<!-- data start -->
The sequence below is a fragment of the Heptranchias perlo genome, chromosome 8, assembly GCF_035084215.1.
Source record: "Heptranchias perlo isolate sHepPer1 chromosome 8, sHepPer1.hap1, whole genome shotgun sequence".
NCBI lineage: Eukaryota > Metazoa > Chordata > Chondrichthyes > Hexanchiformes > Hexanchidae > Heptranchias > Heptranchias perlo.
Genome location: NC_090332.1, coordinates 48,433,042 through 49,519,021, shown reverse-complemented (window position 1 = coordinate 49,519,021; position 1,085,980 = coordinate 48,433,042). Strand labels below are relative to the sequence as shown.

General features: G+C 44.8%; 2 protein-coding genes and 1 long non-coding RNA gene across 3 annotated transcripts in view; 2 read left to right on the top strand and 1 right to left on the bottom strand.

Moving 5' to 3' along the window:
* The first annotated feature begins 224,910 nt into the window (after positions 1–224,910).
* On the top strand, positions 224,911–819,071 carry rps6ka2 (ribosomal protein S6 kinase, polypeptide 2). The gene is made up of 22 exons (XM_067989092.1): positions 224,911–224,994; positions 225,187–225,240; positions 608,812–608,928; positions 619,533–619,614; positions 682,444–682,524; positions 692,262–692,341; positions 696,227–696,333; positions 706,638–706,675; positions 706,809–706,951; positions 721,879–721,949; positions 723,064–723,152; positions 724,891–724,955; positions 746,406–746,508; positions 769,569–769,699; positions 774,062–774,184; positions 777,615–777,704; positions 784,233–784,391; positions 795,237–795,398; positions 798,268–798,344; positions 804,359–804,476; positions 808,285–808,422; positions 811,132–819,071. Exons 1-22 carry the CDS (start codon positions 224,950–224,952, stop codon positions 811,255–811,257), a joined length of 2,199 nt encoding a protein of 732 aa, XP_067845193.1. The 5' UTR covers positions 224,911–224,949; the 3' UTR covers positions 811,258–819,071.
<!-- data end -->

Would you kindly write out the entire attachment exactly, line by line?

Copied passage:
The sequence below is a fragment of the Heptranchias perlo genome, chromosome 8, assembly GCF_035084215.1.
Source record: "Heptranchias perlo isolate sHepPer1 chromosome 8, sHepPer1.hap1, whole genome shotgun sequence".
NCBI lineage: Eukaryota > Metazoa > Chordata > Chondrichthyes > Hexanchiformes > Hexanchidae > Heptranchias > Heptranchias perlo.
Genome location: NC_090332.1, coordinates 48,433,042 through 49,519,021, shown reverse-complemented (window position 1 = coordinate 49,519,021; position 1,085,980 = coordinate 48,433,042). Strand labels below are relative to the sequence as shown.

General features: G+C 44.8%; 2 protein-coding genes and 1 long non-coding RNA gene across 3 annotated transcripts in view; 2 read left to right on the top strand and 1 right to left on the bottom strand.

Moving 5' to 3' along the window:
* The first annotated feature begins 224,910 nt into the window (after positions 1–224,910).
* On the top strand, positions 224,911–819,071 carry rps6ka2 (ribosomal protein S6 kinase, polypeptide 2). The gene is made up of 22 exons (XM_067989092.1): positions 224,911–224,994; positions 225,187–225,240; positions 608,812–608,928; positions 619,533–619,614; positions 682,444–682,524; positions 692,262–692,341; positions 696,227–696,333; positions 706,638–706,675; positions 706,809–706,951; positions 721,879–721,949; positions 723,064–723,152; positions 724,891–724,955; positions 746,406–746,508; positions 769,569–769,699; positions 774,062–774,184; positions 777,615–777,704; positions 784,233–784,391; positions 795,237–795,398; positions 798,268–798,344; positions 804,359–804,476; positions 808,285–808,422; positions 811,132–819,071. Exons 1-22 carry the CDS (start codon positions 224,950–224,952, stop codon positions 811,255–811,257), a joined length of 2,199 nt encoding a protein of 732 aa, XP_067845193.1. The 5' UTR covers positions 224,911–224,949; the 3' UTR covers positions 811,258–819,071.